Prashant Singh who is feeling very confident about the success of his upcoming film JABARIYA JODI shares with us how he felt with the response his film’s trailer received and his experience working with Sidharth Malhotra and Parineeti Chopra and the biggest challenge filmmakers faces today in a candid chat with us.

How happy are you with the response to the trailer and songs of ‘Jabariya Jodi’ so far?
Very happy. We knew we were making an entertaining film which is cute in a way, so we were expecting this. We expected people to like the trailer and plus, there’s nothing to not like about in the story anyway!

How did the work begin on this?
I met this writer Sanjeev Jha who met me and told me this one-liner of the story he wanted to make. I was assisting at that point in time and was wanting to make an independent film. I was looking for concepts that time and really liked this one. I liked the one-line idea that ‘the girl kidnaps the boy who kidnaps everyone else.’ I knew it was going to be fun making this film.

The film has this strong colloquial vibe and dialect. How did you work on getting that world right and also brief your actors?
We did workshops for the actors, for them to get the language and words right. The story is from in and around Patna. We had a month of workshop with all the actors. Sanjay Mishra belongs to that part of the country only, so infact, he was teaching us a lot of things. I’m also from Bihar, and our writer Sanjeev Jha is also from Bihar, so it was pretty easy for us to keep everything in check.

What was the biggest challenge on this one?
The only challenge every film-maker has is to research the story properly in the way it is required to. It’s just that, since we were making our first film, we were thinking about what can go wrong and what can we do to make it right. With such experienced actors – also like Javed Jaffery and Sanjay Mishra, it was like a cakewalk for me. They were protective and guiding me at every stage so the challenges reduced because of the cast.

I’m sure it’s too early for you to gauge what’s your style or signature element since this is your first film, but, have you managed to analyse?
I do see a mix of all the directors who I’ve worked with. Right from Onir to Sujoy Ghosh and Anand Rai. People will see glimpses of them hopefully because I picked up stuff from them while working with them. From the various Hindi films I’ve grown up on, there will be reflections indeed. But, I’ve realised is that, this has now become my film completely, in totality, despite these influences.

What are the kind of films you’ve grown up on, like you mentioned?
As a child, I’ve grown up watching, ‘DDLJ’, ‘Sholay’, ‘Deewar’. I’m a great fan of Mukul Anand’s ‘Agneepath’, ‘Hum’ and that genre. Then when I started assisting directors, the biggest influence was Anand Rai. His cinema is rustic, yet quite commercial.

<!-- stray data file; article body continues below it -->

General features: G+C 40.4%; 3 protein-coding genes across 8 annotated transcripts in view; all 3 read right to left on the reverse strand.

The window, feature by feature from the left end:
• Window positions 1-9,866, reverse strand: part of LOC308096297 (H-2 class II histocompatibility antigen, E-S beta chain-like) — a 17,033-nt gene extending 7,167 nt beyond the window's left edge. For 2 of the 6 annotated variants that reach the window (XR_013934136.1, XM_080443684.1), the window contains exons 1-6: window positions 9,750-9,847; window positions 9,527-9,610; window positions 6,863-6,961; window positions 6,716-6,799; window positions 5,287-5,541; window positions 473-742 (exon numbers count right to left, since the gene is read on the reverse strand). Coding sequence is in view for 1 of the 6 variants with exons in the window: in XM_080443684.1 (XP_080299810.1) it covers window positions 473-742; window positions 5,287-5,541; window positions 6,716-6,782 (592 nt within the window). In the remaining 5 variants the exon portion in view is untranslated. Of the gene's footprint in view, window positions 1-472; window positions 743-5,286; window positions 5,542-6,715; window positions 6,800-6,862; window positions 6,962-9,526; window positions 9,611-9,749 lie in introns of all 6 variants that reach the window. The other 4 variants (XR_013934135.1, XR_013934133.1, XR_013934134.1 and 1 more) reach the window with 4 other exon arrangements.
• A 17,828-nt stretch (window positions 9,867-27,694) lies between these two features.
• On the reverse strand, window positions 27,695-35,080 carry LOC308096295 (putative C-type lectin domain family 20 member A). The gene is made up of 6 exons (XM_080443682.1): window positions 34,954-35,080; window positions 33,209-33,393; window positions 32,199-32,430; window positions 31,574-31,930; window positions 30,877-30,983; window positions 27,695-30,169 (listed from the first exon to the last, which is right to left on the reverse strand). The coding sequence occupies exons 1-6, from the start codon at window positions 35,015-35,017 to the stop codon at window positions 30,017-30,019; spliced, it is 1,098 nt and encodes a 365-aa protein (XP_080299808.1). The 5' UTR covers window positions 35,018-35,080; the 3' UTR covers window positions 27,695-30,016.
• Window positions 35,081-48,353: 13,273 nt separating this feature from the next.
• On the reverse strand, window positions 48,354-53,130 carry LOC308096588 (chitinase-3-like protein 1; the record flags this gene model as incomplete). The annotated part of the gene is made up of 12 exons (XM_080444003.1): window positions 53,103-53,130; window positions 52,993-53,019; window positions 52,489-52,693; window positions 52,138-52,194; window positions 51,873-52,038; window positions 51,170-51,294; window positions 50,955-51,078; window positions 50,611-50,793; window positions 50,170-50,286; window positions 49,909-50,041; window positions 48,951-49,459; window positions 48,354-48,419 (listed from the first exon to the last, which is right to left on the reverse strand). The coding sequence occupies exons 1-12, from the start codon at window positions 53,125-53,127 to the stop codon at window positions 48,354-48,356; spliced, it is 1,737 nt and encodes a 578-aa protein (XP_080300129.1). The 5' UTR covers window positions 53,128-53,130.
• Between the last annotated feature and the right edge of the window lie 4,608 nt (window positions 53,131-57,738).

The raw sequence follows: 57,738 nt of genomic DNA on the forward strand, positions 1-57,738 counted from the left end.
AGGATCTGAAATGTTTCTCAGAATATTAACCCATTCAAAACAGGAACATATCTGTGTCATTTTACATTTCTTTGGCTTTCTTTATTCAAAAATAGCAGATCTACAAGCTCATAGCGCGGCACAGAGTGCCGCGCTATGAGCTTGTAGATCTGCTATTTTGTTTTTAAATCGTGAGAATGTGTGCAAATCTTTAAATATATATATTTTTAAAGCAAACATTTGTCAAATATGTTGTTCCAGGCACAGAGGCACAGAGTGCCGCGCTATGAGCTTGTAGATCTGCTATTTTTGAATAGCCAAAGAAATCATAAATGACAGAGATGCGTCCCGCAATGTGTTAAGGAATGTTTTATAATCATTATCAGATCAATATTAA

In today’s day and age where new talent is welcomed and good content is only working – has it been easier to get your directorial debut or difficult?
It took us 2-3 years to reach to the production stage, to convince people that we could make this film. It was easy to convince Shailesh Singh, because my first film as an assistant director was with his first film as a producer. So, we’ve known each other for about ten years. It was easy to pitch him the story, he liked it. Then it took us 2-3 years to meet studios. When Ekta Kapoor met us, she loved it and then we met Sidharth also, he found the concept exciting. It happened fast after Ekta and Sidharth came on board. But today’s world is a happy world for new film-makers. It’s exciting and there are many avenues. There are web-series where you can make good content and you don’t have to worry about commercial aspects of film-making. Yes, when it comes to theatre releases, you have to keep in mind the box-office and make cinema which appeals to everyone. I’ve tried to strike that balance in my cinema wherein, it’s commercial and there’s also nothing stupid about the concept. I feel that if I’m going to watch a film, it should move me heavily. If a film has to be just information based, then we do have documentaries to watch but when we are going to the theatre, people are spending money so they should get entertained. Recently, there have been many films which are not comical yet they have earned well at the box-office. This means that people have opened up and entertainment isn’t just about comedy today. So, indeed it’s a happy world for film-makers now! CinemaInterviewsBollywood Trade Magazine